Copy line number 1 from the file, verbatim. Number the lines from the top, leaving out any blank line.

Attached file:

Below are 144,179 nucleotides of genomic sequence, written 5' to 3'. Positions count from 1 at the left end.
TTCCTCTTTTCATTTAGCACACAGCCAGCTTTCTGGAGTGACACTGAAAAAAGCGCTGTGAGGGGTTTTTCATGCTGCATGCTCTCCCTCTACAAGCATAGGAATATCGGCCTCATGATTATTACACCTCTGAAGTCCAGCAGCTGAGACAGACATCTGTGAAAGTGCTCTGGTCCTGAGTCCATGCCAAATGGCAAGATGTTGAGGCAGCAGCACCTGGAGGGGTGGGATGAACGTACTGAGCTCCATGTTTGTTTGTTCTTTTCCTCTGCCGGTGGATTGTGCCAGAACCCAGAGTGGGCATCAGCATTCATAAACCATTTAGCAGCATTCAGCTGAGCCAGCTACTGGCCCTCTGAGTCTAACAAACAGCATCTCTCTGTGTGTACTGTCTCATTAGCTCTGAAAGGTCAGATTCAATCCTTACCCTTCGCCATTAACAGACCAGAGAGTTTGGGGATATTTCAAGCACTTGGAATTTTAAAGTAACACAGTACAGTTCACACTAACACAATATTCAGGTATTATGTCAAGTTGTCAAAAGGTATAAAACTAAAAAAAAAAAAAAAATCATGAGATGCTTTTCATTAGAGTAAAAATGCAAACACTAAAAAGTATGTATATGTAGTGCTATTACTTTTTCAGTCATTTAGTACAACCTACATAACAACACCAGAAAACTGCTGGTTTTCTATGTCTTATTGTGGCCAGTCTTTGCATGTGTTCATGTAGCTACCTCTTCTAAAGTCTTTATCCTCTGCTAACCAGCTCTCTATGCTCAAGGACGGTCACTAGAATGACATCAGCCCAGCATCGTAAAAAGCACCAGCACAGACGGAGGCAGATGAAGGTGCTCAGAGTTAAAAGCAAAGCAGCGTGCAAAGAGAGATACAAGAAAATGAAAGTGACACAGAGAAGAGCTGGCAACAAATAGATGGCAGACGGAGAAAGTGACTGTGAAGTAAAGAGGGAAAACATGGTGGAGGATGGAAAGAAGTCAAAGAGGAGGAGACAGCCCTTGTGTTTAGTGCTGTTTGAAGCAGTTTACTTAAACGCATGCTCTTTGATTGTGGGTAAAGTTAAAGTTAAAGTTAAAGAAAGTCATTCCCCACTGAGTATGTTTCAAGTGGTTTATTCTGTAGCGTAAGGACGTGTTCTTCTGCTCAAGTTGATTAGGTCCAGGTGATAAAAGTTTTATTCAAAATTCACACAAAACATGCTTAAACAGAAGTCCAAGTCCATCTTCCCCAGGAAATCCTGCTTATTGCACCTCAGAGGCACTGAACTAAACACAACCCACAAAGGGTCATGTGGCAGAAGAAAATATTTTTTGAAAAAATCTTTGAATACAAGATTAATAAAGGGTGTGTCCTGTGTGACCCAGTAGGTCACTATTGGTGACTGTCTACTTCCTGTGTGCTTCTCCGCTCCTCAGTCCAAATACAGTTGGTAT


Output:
Below are 144,179 nucleotides of genomic sequence, written 5' to 3'. Positions count from 1 at the left end.